Corbat is also expecting the company to improve its return on assets (ROA) to a range of 0.90% to 1.10%, from an unadjusted 0.62% last year.
The CEO -- who took over from the ousted Vikram Pandit in October -- said also said the company would exit 21 markets in which the company's low profit margins were "unsustainable," following the company's
closure of 84 branches
-- including 44 outside the U.S. -- in December.
As expected by investors, Corbat also outlined plans to accelerated the wind-down of Citi Holdings, in order to free up excess capital to be returned to investors.
While it will take some time for Citigroup to tap its potential excess capital -- including a
$55 billion deferred tax asset
-- the company is expected by many analysts to announce an increased return of capital to investors, following the completion of the Federal Reserve's annual stress tests.
The Fed will announce the results of the 2013 stress tests on Thursday, gauging the largest U.S. banks' ability to withstand an immediate severe recession, while remaining well-capitalized, with Tier 1 common equity ratios of at least 5.0%. Then on March 14, the regulator will release the results of the Comprehensive Analysis and Review (CCAR), which will incorporate banks' 2013 capital plans into the stress tests.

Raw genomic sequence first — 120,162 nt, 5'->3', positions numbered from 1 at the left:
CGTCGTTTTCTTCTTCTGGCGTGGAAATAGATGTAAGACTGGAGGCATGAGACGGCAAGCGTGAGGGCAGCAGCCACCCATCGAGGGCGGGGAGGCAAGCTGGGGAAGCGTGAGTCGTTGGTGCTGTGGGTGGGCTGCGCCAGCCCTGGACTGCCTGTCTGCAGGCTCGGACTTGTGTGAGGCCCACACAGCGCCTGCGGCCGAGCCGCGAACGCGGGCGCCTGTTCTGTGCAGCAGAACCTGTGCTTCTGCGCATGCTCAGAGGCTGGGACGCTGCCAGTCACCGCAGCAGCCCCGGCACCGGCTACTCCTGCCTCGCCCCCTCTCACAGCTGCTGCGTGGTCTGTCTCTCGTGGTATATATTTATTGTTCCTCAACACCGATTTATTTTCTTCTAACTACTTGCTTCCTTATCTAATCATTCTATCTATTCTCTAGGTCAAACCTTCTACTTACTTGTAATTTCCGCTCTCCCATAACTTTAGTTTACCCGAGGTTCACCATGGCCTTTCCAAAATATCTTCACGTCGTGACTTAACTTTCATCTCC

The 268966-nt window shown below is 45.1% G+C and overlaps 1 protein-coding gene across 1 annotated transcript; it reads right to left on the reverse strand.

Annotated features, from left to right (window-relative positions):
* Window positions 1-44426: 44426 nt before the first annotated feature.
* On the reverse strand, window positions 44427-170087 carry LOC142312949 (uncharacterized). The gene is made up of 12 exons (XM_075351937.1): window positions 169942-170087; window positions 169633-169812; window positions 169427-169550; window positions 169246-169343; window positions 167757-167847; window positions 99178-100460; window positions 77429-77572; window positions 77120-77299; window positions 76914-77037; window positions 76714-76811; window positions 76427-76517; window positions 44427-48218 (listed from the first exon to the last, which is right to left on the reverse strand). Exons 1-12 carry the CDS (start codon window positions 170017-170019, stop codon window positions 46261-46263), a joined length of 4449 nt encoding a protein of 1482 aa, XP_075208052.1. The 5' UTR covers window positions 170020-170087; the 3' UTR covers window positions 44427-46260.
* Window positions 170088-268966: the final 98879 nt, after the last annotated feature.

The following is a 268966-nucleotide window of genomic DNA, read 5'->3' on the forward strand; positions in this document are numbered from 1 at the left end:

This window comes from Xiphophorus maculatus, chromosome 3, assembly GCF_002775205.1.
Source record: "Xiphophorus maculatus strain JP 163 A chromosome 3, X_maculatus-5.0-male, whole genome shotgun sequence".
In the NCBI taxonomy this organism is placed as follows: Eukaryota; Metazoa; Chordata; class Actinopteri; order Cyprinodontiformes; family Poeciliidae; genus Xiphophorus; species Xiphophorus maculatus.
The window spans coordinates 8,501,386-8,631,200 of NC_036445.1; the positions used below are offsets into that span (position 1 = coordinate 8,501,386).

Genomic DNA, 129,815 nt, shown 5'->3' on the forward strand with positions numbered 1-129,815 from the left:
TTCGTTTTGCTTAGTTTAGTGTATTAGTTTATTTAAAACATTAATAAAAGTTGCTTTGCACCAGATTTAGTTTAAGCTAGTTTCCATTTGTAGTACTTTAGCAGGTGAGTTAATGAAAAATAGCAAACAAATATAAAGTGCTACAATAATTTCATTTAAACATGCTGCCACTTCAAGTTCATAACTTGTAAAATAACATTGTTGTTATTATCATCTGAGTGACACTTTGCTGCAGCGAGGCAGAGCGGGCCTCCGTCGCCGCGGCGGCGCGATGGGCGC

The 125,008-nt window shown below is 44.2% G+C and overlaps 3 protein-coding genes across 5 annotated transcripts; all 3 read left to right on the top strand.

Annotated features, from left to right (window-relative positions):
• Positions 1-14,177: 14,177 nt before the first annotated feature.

Most of the biggest U.S. banking names are expected to announce dividend increases and/or share buybacks on March 14.
Citigroup currently pays a nominal quarterly dividend of $0.01 a share. The company's initial 2012 capital plan was rejected by the Federal reserve last March, and the company's revised capital plan in August included no dividend increase or buybacks.
This time around, Goldman Sachs bank analyst Richard Ramsden expects things to turn out differently. Ramsden in a report on Monday estimated that Citigroup will raise the quarterly dividend to $0.05 a share and receive approval for $2.110 billion in share repurchases.
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